Zaslow was born in 1958 in Broomall, Pennsylvania, a suburb of Philadelphia, one of the four children of Naomi and Harry Zaslow. His father was a real estate investor. After graduating from Carnegie Mellon University in 1980 with a degree in creative writing, Zaslow began his professional writing career at the Orlando Sentinel.

When he was 29, Zaslow won a competition (with 12,000 applicants) held by the Chicago Sun-Times to replace the Ann Landers advice column. Later, he gained recognition as the for his own advice column called "All That Zazz" at the Wall Street Journal.

He was twice named Best Columnist (in a newspaper with more than 100,000 circulation) by the National Society of Newspaper Columnists as. He also received the Distinguished Column Writing Award from the New York Newspaper Publishers Association. While working at the Sun-Times in Orlando, Zaslow received the Will Rogers Humanitarian Award. He appeared on such television programs as The Tonight Show, The Oprah Winfrey Show, Larry King Live, 60 Minutes, The Today Show and Good Morning America.

Zaslow married Sherry Margolis, a TV news anchor with WJBK television in Detroit, and together lived with their three daughters in West Bloomfield, Michigan.

Zaslow died on February 10, 2012, at age 53 in a car accident in Michigan while on tour for his non-fiction book The Magic Room. Former co-author Chesley Sullenberger was among those who eulogized Zaslow at his funeral on February 13.

Following his death, Zaslow was the subject of a number of written tributes, including an essay by columnist Bob Greene, titled Jeff Zaslow's last lesson, pieces by fellow journalists and by bloggers, posts on the Wall Street Journal remembrance page, and eulogies by family members on the family's remembrance page. (Adapted from Wikipedia. Retrieved 1/15/2017.)

Book Reviews
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Publishers Weekly

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Library Journal

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Kirkus Reviews

Discussion Questions
Use our LitLovers Book Club Resources; they can help with discussions for any book:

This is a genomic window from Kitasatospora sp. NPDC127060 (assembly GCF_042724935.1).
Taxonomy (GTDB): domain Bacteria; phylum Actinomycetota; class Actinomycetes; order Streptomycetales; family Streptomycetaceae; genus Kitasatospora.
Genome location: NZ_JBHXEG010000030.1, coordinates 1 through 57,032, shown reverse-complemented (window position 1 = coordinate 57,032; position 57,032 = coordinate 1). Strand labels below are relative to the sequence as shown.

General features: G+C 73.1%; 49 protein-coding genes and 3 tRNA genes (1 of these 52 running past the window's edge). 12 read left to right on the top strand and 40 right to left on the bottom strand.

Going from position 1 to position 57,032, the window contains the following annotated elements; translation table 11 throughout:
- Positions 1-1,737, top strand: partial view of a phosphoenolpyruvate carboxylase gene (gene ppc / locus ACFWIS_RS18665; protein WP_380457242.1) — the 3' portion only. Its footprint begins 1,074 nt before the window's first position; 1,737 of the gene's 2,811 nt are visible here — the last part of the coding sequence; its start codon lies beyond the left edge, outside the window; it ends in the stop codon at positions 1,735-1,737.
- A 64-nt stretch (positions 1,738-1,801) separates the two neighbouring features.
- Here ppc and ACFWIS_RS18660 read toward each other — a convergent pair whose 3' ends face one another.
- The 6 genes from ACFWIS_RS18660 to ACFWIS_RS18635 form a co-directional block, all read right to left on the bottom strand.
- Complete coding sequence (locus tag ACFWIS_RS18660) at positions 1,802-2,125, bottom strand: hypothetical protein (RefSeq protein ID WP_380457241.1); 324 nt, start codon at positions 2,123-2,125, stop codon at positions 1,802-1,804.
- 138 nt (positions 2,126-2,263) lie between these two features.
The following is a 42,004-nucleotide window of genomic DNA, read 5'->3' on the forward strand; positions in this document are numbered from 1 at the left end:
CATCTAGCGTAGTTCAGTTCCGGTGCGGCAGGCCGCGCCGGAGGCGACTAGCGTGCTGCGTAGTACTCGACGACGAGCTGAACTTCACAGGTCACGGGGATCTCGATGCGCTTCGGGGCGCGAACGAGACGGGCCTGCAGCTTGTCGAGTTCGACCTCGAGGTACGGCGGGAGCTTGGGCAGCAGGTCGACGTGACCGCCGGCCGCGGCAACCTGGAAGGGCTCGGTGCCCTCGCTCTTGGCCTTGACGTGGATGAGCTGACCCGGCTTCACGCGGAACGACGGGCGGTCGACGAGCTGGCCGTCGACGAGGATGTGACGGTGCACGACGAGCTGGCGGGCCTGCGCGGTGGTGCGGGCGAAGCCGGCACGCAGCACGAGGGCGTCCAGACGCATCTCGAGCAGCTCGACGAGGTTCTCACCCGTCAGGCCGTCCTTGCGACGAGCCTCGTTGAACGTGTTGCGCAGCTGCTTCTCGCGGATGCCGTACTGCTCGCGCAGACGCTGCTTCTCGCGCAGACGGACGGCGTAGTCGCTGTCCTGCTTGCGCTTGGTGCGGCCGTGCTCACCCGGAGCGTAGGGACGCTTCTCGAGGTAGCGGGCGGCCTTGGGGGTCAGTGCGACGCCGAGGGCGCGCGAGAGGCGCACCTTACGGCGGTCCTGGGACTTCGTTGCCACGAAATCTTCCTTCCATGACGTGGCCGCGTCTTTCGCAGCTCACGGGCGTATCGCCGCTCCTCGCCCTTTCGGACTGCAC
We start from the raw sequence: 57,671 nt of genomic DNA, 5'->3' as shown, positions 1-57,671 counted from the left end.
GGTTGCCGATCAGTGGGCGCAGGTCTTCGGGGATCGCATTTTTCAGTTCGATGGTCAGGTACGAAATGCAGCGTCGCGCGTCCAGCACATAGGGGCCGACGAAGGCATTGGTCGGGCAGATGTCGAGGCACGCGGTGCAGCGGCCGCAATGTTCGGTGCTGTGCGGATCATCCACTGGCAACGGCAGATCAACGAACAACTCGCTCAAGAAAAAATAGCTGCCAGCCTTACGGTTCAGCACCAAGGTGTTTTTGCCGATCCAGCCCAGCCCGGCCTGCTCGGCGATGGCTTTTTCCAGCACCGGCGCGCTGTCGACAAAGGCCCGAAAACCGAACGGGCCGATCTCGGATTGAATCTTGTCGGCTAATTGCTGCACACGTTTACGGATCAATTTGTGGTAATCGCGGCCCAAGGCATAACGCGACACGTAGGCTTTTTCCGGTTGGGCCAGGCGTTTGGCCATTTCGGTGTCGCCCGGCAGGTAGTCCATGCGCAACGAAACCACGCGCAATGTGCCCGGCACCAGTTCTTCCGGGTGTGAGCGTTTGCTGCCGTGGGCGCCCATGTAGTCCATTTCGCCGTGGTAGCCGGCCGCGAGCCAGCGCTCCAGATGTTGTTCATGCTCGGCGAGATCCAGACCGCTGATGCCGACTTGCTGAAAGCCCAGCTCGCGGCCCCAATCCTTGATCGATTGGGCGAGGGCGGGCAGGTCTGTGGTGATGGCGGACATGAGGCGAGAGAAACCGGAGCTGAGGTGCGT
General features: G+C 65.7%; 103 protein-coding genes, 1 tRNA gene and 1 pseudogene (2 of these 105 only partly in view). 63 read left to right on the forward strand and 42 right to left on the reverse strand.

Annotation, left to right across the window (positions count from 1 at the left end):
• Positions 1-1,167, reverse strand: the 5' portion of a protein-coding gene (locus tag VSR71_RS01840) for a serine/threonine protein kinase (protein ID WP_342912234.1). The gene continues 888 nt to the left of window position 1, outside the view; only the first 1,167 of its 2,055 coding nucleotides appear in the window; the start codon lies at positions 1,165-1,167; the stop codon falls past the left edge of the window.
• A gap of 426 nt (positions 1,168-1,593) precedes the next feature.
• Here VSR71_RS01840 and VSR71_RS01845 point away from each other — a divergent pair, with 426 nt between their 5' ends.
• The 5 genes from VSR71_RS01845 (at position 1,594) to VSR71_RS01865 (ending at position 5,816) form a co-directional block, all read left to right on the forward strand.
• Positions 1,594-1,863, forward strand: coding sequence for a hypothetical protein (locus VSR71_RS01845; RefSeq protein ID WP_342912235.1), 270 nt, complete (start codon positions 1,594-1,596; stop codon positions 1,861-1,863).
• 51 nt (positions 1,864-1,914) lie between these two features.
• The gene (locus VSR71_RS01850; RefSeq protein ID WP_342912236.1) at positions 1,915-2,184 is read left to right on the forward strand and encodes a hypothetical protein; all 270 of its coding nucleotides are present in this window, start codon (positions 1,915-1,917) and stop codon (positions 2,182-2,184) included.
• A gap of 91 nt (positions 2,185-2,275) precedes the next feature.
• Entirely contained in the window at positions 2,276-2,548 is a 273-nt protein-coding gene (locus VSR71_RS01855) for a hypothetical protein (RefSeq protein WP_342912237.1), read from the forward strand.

How to Discuss a Book (helpful discussion tips)
Generic Discussion Questions—Fiction and Nonfiction
Read-Think-Talk (a guided reading chart)

(We'll add specific questions if and when they're made available by the publisher.)

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Killers of the Flower Moon: The Osage Murders and the Birth of the FBI
David Grann, 2017
Knopf Doubleday
352 pp.

From best-selling author of The Lost City of Z, a twisting, haunting true-life murder mystery about one of the most monstrous crimes in American history
In the 1920s, the richest people per capita in the world were members of the Osage Indian Nation in Oklahoma. After oil was discovered beneath their land, the Osage rode in chauffeured automobiles, built mansions, and sent their children to study in Europe.

Then, one by one, they began to be killed off. One Osage woman, Mollie Burkhart, watched as her family was murdered. Her older sister was shot. Her mother was then slowly poisoned. And it was just the beginning, as more Osage began to die under mysterious circumstances.

In this last remnant of the Wild West—where oilmen like J. P. Getty made their fortunes and where desperadoes such as Al Spencer, “the Phantom Terror,” roamed — virtually anyone who dared to investigate the killings were themselves murdered. As the death toll surpassed more than twenty-four Osage, the newly created F.B.I. took up the case, in what became one of the organization’s first major homicide investigations.